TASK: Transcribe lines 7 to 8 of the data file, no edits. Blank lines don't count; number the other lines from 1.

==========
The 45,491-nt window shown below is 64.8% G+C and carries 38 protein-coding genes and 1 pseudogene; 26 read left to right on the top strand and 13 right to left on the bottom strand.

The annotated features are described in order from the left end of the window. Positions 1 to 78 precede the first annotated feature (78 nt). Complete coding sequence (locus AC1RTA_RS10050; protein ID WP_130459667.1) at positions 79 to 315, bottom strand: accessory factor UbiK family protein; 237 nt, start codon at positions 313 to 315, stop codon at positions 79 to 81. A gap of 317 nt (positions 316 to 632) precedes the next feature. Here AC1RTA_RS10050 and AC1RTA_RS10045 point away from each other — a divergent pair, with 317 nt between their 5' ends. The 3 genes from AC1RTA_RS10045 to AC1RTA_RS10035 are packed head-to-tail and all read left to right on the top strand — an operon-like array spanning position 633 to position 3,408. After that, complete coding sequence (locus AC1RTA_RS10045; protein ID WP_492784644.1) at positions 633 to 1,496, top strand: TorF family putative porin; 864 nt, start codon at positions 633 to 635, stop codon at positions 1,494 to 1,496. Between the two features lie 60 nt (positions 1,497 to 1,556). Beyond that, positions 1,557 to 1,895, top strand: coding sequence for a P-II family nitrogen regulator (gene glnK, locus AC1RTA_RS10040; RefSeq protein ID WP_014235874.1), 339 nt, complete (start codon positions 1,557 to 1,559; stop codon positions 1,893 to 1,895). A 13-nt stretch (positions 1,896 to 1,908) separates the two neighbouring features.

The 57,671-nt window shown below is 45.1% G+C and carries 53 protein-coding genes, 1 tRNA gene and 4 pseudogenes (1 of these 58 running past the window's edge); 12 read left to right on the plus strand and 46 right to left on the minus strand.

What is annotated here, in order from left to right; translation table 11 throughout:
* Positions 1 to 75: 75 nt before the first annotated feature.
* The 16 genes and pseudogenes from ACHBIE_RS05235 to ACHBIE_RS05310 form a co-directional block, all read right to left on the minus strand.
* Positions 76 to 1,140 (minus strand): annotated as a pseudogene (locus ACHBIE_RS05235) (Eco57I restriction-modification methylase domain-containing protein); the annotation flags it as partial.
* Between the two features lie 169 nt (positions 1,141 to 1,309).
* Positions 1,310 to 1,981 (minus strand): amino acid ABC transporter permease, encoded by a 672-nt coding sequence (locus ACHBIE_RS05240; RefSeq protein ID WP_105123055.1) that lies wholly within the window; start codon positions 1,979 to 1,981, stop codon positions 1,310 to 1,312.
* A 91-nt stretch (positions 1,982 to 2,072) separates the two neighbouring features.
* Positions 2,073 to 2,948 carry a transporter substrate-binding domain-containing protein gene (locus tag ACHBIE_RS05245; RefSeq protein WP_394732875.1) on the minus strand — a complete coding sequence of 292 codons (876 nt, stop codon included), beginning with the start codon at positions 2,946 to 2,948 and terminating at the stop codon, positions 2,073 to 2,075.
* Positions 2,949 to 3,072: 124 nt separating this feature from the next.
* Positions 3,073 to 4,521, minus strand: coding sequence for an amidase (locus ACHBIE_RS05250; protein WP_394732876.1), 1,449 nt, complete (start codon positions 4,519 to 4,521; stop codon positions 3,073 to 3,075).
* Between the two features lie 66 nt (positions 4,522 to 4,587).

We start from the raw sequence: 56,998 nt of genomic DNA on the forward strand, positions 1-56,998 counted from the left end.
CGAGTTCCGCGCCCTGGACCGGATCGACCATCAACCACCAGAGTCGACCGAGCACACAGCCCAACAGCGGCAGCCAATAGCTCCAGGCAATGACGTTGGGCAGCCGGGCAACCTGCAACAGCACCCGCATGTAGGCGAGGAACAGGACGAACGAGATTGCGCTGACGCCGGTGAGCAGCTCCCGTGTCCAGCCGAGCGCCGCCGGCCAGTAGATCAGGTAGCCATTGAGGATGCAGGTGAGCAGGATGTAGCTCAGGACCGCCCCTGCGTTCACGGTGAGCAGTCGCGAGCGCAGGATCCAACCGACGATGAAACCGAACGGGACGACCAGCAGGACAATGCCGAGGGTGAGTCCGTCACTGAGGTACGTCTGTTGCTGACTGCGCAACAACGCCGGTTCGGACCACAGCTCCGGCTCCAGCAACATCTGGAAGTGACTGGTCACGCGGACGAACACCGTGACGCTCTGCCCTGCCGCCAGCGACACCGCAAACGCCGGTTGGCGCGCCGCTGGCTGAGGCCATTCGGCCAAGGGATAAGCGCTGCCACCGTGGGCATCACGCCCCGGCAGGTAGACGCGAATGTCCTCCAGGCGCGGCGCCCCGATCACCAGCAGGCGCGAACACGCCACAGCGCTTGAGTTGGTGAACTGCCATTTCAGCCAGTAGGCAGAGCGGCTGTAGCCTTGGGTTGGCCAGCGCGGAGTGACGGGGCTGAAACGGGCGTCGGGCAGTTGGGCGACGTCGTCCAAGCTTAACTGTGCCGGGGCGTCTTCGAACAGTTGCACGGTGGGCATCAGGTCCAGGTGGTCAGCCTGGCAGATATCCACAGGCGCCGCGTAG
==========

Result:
* Positions 76 to 1,140 (minus strand): annotated as a pseudogene (locus ACHBIE_RS05235) (Eco57I restriction-modification methylase domain-containing protein); the annotation flags it as partial.
* Between the two features lie 169 nt (positions 1,141 to 1,309).